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American Scholar: European Energy Independence Begins with Delivery of Azerbaijani Natural Gas

The EU decided to support a pipeline to bring natural gas from the Caspian Sea to Europe, avoiding Russian territory and Russian infrastructure to ensure energy security of its citizens, James J. Coyle, a professor and the director of Global Education at Chapman University and chair of the Eurasian Committee of the Pacific Council on International Policy said in his article posted in Register Online Edition.

"This project was declared to be of community-wide importance, and was deemed eligible for EU grants to help with the construction costs. The original pipeline named Nabucco was supposed to run from Baku, Azerbaijan to Baumgarten, Austria. Azerbaijan pledged to deliver 10 billion bcm and encouraged the EU to find additional sources," the author said.

When the EU proved unable to make Nabucco work, Azerbaijan and Turkey decided to build the Trans Anatolian Pipeline, the author went on to say, adding that from 2018 on, this line is designed to carry 16 bcm per year of natural gas from the second phase of development of Azerbaijan's Shah Deniz gas field, one of the largest of its kind in the world.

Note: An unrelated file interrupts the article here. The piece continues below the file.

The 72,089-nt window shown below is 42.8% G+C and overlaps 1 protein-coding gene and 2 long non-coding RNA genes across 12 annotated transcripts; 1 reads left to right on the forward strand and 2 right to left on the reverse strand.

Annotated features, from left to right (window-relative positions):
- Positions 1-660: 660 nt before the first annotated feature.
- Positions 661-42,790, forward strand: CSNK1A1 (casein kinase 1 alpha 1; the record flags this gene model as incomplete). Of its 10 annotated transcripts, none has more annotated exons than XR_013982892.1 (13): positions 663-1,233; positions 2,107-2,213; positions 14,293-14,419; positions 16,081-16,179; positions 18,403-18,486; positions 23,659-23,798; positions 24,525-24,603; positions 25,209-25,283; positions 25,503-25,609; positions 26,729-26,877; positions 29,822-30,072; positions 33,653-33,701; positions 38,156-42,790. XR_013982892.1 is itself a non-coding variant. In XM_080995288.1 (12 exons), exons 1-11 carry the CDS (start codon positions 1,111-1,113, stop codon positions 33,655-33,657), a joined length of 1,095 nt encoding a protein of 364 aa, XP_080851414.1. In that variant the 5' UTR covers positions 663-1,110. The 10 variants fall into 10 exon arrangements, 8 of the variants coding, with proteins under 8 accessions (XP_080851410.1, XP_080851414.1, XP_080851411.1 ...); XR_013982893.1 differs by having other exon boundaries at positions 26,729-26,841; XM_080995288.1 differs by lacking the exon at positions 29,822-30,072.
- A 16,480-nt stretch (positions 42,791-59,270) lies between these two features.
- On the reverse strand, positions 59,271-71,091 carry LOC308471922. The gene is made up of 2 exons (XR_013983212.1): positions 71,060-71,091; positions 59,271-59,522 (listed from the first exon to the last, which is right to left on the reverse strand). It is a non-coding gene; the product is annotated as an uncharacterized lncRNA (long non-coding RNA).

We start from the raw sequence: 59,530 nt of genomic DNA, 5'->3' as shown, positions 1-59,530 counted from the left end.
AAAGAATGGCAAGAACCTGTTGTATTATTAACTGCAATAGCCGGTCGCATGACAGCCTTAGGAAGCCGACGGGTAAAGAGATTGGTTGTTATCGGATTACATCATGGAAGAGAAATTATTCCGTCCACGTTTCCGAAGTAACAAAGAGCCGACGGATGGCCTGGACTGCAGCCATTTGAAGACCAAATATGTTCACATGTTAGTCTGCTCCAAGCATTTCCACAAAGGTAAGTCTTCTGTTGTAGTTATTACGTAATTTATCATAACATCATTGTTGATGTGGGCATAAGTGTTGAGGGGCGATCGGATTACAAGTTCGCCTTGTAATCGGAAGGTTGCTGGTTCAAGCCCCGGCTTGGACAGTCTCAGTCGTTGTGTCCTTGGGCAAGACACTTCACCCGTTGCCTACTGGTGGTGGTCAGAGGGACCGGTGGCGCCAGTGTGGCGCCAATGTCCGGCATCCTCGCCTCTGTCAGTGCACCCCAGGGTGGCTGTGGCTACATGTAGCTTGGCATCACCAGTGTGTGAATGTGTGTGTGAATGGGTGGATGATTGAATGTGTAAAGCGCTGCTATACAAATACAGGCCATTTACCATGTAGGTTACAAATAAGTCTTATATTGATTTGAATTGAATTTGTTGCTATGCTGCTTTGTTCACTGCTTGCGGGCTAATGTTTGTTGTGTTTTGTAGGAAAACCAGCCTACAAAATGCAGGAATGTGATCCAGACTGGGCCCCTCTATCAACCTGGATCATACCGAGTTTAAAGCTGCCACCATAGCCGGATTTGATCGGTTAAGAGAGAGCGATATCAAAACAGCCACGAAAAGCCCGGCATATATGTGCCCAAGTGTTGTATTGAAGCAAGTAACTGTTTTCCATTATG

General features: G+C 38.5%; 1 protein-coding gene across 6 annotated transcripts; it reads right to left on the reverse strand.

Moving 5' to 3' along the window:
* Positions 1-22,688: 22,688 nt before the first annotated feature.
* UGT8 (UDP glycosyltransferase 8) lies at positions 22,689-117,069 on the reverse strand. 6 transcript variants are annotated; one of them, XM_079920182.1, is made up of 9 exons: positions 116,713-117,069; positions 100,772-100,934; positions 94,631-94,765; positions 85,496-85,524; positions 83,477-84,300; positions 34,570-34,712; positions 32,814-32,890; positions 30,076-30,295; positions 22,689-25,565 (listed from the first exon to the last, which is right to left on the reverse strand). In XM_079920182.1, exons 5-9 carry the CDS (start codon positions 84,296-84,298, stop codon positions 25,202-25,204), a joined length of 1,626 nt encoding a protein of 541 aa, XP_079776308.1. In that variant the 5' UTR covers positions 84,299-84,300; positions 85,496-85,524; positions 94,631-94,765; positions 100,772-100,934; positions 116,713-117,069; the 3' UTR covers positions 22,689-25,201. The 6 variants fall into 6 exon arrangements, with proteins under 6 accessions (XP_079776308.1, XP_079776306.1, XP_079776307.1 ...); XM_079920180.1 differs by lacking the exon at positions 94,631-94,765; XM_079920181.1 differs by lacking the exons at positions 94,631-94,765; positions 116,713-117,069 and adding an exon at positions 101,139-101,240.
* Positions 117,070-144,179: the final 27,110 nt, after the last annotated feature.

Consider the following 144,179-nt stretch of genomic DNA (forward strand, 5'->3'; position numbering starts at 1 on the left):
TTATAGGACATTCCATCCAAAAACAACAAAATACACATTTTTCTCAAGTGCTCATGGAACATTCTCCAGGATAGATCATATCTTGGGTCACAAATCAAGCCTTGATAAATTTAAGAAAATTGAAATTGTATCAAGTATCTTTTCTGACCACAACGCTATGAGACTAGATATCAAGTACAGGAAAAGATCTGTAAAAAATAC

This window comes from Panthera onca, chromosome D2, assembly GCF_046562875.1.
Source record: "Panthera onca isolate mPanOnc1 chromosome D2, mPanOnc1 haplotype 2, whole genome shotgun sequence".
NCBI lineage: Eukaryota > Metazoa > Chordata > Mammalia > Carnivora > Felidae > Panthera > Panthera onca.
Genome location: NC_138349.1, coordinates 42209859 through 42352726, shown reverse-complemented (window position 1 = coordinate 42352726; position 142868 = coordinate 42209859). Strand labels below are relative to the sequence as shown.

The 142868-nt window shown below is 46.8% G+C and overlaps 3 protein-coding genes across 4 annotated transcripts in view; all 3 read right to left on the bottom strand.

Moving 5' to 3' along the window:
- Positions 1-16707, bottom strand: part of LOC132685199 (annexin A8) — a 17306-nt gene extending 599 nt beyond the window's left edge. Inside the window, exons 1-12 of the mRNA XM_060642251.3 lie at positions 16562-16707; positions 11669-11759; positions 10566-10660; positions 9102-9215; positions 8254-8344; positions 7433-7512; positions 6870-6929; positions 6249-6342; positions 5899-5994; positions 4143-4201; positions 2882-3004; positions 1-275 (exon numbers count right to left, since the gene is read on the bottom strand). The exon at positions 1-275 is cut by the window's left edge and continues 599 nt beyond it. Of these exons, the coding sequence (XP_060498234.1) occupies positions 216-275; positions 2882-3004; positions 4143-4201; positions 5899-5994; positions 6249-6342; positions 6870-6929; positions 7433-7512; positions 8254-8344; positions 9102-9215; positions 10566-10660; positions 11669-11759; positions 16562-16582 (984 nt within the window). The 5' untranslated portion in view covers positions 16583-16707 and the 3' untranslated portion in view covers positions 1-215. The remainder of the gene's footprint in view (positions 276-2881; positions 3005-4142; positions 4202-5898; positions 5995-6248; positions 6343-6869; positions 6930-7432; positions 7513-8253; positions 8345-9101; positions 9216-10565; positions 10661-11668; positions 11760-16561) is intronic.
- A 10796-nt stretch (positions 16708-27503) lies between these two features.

Six billion cubic meters will be offloaded in Turkey, leaving 10 bcm for delivery to Europe, the author stresses. TANAP will link up with the Trans Adriatic Pipeline at the Turkish border and the natural gas will be delivered to Greece and Italy.

Eventually, as more Caspian gas becomes available, TANAP can double its capacity, Coyle said.

Over the longer term, TANAP/TAP could supply 20 percent of European energy demand, the article said. A group of companies led by British Petroleum has signed a $45 billion deal to expand the gas field and construct the pipelines, the professor at Chapman University said.

"It will increase our energy security by providing an additional route and a new source for gas supplies to Europe. There is also the potential to expand the southern corridor to reach major gas suppliers in the Middle East, which could bring huge additional benefits, the article said citing British Foreign Secretary William Hague.

"Thus, European energy independence begins with the delivery of Azerbaijani natural gas," Coyle said.

Documents regarding the adoption of a final investment decision on the Shah Deniz-2 project were signed in Baku on December 17, 2013. The Shah Deniz-2 is a major project, costing over $25 billion.

It is expected to produce 16 billion cubic meters of gas as part of the second stage of the field's development (in the first stage production amounts to nine billion cubic meters). Six billion cubic meters out of the produced gas will be transported to Turkey and the remaining 10 billion cubic meters will be delivered to Europe.

Also, the contract for development of Shah Deniz has been extended from 2036 to 2048 in line with the signed documents, and SOCAR's and operator BP's shares in the project have increased to 16.7 and 28.8 percent respectively.

Source: Trend

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